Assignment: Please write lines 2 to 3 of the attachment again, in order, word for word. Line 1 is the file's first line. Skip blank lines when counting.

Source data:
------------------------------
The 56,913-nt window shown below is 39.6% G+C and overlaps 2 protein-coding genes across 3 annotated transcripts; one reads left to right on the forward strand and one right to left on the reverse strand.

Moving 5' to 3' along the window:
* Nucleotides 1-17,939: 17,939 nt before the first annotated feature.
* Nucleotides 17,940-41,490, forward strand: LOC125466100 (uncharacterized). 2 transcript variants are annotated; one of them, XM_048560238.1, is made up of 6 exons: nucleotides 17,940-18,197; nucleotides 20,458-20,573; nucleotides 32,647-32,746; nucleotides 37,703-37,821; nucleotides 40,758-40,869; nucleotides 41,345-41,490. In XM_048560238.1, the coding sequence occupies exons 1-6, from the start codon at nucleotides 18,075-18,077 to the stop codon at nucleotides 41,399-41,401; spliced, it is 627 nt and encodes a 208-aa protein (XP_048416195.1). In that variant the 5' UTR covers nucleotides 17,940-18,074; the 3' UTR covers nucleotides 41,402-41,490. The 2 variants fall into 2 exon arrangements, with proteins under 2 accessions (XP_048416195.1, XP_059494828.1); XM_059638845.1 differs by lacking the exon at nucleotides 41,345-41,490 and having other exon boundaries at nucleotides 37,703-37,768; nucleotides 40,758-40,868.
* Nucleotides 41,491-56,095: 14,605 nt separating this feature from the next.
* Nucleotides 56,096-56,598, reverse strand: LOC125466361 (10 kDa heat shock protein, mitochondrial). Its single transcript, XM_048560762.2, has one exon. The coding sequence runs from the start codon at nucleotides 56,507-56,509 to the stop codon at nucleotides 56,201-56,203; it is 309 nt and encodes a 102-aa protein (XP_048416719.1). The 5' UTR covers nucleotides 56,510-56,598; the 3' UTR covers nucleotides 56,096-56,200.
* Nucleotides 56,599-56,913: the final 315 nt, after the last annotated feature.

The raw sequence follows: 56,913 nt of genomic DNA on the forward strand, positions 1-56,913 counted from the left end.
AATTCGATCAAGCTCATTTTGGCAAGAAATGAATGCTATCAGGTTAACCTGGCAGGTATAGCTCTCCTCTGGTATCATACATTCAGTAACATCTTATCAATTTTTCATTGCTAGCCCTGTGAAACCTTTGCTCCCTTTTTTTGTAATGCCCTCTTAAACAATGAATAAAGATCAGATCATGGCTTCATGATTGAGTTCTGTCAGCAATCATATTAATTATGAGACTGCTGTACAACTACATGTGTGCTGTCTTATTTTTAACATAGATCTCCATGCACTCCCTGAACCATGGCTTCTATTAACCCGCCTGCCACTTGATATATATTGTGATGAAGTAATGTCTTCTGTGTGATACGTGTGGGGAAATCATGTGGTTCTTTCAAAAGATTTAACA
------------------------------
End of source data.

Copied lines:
Moving 5' to 3' along the window:
* Nucleotides 1-17,939: 17,939 nt before the first annotated feature.